The Viking's call
Neeraj Sridhar, the one-man team of Bombay Vikings, is on a roll.
THE REMIX song, Kya soorat hai, changed it all. The number, inspired by the Kishore Kumar ditty Zaroorat hai, went a level beyond remix, fitting Hinglish lyrics into old melodies with a dash of rap and club music, and managed to retain its essence.
The result a new genre of music, which had the world rocking.
The person behind it was Neeraj Sridhar, India-born and Sweden-based singer. An unusual name Bombay Vikings set him apart. The band's distinct style has an interesting beginning. Neeraj came up with the idea of new lyrics for old melodies quite by chance. He was travelling by train in Stockholm and trying to recall the lyrics of O mere Sona re when he found himself fitting in his own lyrics.
Music and branding
"My kind of music needed branding, a proper name. Music is a product and needs to be `packaged'. Bombay Vikings says a lot about Indian melodies. `Bombay' is my Indian identity. I've learnt a lot of my music from Sweden, and so `Vikings'," he says.
The Hinglish trend, Neeraj says: "has become part of our culture, a way of life... it will continue. We are coming together as one world; so we need a common language. English has done pretty well and it is an important language for music in this country."
"Initially, there were no English lyrics in Bollywood. Now, they've made an entry. My good friend Shaan has sung a `Dancing in the rain' number. I have sung `You are the one for me' for Salman Khan. It set a trend and the others will soon follow," Neeraj adds.
But, aren't remixes a Western trend? "Speaking in English or wearing Nike shoes doesn't make us less Indian. Healthy or unhealthy, Western influence is bound to happen. But it doesn't mean denying a place for your culture in your heart and life. I don't say that our classical music, which is so rich, has to be dumped. Work on it to keep it alive... try to use it in different forms," he says.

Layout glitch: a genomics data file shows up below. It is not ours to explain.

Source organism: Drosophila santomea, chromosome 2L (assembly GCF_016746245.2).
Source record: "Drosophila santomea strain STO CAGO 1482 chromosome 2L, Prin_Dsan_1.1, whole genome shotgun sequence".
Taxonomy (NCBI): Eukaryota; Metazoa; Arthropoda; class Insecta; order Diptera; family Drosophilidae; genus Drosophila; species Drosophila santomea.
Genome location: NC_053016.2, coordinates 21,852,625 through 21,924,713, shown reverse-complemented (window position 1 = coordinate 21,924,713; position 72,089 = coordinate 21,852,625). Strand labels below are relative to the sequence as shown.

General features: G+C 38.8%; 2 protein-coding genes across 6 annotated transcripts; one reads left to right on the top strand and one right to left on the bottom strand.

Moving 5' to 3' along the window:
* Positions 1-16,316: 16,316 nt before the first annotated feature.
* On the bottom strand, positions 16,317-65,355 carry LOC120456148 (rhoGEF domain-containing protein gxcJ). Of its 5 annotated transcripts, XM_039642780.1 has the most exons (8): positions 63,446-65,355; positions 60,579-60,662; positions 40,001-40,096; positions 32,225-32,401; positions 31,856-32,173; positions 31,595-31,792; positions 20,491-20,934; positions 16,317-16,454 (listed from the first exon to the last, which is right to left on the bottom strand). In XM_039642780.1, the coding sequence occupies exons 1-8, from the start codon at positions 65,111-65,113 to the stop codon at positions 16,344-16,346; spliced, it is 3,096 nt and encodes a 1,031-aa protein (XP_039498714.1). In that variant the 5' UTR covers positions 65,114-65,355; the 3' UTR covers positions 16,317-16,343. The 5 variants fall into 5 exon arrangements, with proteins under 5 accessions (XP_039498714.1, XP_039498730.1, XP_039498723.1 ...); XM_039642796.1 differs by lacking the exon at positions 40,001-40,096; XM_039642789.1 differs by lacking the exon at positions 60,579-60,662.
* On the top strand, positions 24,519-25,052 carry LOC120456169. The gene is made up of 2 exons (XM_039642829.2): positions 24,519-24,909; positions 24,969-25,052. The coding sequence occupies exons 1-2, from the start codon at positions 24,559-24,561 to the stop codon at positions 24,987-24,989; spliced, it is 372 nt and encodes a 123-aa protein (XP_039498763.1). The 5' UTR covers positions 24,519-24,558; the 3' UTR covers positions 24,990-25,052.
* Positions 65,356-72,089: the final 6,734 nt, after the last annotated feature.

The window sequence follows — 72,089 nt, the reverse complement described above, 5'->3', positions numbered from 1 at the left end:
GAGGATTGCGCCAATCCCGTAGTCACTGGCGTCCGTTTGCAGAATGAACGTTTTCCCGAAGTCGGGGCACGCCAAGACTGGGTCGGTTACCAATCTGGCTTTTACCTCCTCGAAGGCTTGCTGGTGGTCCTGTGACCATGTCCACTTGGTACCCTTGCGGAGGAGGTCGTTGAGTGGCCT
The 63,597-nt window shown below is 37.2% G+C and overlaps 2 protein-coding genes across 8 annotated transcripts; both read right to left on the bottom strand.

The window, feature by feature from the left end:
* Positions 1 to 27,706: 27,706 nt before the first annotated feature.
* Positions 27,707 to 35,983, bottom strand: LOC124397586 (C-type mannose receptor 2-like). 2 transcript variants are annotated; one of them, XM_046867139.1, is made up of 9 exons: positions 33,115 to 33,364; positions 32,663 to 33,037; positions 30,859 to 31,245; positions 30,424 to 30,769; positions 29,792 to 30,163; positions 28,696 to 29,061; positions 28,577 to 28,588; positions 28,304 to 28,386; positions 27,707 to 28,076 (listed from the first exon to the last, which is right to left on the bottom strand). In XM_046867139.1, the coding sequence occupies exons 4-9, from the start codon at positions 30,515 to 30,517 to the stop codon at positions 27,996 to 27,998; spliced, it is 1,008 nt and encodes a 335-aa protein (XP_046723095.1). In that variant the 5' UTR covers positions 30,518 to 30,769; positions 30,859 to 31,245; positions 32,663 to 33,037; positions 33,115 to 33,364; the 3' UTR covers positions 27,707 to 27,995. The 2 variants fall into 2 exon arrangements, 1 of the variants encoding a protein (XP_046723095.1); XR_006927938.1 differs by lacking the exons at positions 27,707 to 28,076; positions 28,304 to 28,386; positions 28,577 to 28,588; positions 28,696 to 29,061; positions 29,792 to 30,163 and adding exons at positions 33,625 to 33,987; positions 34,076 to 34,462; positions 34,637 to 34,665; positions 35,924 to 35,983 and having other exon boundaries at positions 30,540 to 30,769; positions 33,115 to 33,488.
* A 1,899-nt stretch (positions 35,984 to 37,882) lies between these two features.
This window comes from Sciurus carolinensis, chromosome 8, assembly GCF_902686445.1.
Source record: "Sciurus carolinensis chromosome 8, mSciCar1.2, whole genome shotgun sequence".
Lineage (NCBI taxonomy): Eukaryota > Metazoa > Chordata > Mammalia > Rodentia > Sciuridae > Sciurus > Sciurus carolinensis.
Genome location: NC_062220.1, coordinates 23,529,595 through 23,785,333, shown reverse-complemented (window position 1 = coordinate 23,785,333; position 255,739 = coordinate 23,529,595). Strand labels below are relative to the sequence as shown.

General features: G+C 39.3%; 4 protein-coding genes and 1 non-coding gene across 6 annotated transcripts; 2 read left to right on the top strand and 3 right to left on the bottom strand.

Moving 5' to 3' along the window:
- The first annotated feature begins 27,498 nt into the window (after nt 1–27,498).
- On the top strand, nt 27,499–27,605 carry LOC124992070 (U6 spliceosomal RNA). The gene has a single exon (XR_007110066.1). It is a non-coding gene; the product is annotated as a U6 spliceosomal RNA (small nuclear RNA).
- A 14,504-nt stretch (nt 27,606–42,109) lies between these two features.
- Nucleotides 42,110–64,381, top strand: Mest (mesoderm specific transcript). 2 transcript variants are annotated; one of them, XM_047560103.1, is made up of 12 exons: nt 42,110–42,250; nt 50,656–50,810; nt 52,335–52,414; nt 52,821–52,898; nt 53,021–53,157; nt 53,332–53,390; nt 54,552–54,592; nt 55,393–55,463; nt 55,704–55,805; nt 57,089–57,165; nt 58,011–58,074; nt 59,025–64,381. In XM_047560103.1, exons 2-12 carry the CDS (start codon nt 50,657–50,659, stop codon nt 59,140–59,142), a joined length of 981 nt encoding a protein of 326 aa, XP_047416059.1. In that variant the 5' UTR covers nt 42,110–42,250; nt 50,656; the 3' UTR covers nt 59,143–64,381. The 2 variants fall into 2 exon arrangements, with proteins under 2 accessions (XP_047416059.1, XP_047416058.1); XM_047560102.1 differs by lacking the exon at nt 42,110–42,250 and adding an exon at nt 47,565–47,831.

He continues: "Carnatic music is no more just Indian music; it is a classical form of universal music." Talking about music from the West, he is certain that only mutual partnerships with the West would help educate listeners on different kinds of music. "I am discussing this with singer Sonu Nigam... "
Where does he draw his inspiration from? "Honestly, I don't listen to a lot of music, because when you listen, it influences your style. But, I have heard my mother and grandmother sing and also listen to the music of foreign artistes to know the trend there."
What about Bollywood? "I have got some offers to compose. I want to experiment and am looking into it. I have also sung four songs for a Hindi movie. I respect Bollywood a lot but would take it up only if it is really appealing to me and I am given a free hand."
Is he content with just being a pop singer? "I am very happy. We have a huge fan following like Bollywood stars, sometimes even more. Our shows abroad at times draw more crowds."
Talking about his true calling, Neeraj says he wants to take folk music across borders. "It is surprising that apart form bhangra, no other regional music is heard anywhere. Everyone tries fusion with classical music. But folk music is the core. What matters is the treatment. I am sure that if I pick up folk music from this region, it would be hummed all over the world like Chod do Aanchal."
His favourite pick from his albums?
"There is not a single song of which I am ashamed. I like Kya Soorat Hai for the fun element. Mona re, too. Attitude is very important in music - Hawa mein udithi jaye and Chod do Aanchal (his latest chartbuster) have loads of it. Musically, I like Ek Baadal and Aa raha hoon mein. My kind of serious music is more Jazz oriented, say Jazz Rock with a tinge of R&B. I sparingly use these elements in some songs like in You and I in the Hawa mein udithi jaye album."
He writes, composes and arranges his own music, besides playing the instruments and lending his voice.
Neeraj says he turned lyricist by chance. "I was forced to write lyrics. It was then that I discovered the writer in me.
Take Kya Soorat... Sitting in Sweden, I could not have found a person who could write according to the culture, society and living style in India."
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